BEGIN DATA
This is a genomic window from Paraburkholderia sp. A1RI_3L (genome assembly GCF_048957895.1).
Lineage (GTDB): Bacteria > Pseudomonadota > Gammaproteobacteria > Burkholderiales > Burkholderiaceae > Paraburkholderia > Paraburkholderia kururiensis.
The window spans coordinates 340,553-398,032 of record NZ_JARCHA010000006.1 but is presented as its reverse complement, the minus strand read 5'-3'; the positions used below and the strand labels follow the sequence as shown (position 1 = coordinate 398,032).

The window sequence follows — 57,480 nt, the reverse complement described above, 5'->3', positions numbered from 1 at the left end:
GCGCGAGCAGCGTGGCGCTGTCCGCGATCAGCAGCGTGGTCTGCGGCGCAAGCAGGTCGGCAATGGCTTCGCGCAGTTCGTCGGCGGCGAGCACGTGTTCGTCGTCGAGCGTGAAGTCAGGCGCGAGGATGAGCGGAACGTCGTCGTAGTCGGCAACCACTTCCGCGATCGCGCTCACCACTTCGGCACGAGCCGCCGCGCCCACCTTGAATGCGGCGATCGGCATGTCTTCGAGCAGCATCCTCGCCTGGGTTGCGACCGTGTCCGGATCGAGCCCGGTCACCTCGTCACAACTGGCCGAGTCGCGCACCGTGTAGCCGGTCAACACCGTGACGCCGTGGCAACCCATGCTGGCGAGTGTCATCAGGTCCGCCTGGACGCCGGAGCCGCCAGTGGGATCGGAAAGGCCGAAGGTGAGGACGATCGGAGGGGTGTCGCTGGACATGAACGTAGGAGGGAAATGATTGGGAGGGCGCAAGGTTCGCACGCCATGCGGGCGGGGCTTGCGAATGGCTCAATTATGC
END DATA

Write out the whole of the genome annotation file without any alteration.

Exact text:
This is a genomic window from Paraburkholderia sp. A1RI_3L (genome assembly GCF_048957895.1).
Lineage (GTDB): Bacteria > Pseudomonadota > Gammaproteobacteria > Burkholderiales > Burkholderiaceae > Paraburkholderia > Paraburkholderia kururiensis.
The window spans coordinates 340,553-398,032 of record NZ_JARCHA010000006.1 but is presented as its reverse complement, the minus strand read 5'-3'; the positions used below and the strand labels follow the sequence as shown (position 1 = coordinate 398,032).

The window sequence follows — 57,480 nt, the reverse complement described above, 5'->3', positions numbered from 1 at the left end:
GCGCGAGCAGCGTGGCGCTGTCCGCGATCAGCAGCGTGGTCTGCGGCGCAAGCAGGTCGGCAATGGCTTCGCGCAGTTCGTCGGCGGCGAGCACGTGTTCGTCGTCGAGCGTGAAGTCAGGCGCGAGGATGAGCGGAACGTCGTCGTAGTCGGCAACCACTTCCGCGATCGCGCTCACCACTTCGGCACGAGCCGCCGCGCCCACCTTGAATGCGGCGATCGGCATGTCTTCGAGCAGCATCCTCGCCTGGGTTGCGACCGTGTCCGGATCGAGCCCGGTCACCTCGTCACAACTGGCCGAGTCGCGCACCGTGTAGCCGGTCAACACCGTGACGCCGTGGCAACCCATGCTGGCGAGTGTCATCAGGTCCGCCTGGACGCCGGAGCCGCCAGTGGGATCGGAAAGGCCGAAGGTGAGGACGATCGGAGGGGTGTCGCTGGACATGAACGTAGGAGGGAAATGATTGGGAGGGCGCAAGGTTCGCACGCCATGCGGGCGGGGCTTGCGAATGGCTCAATTATGC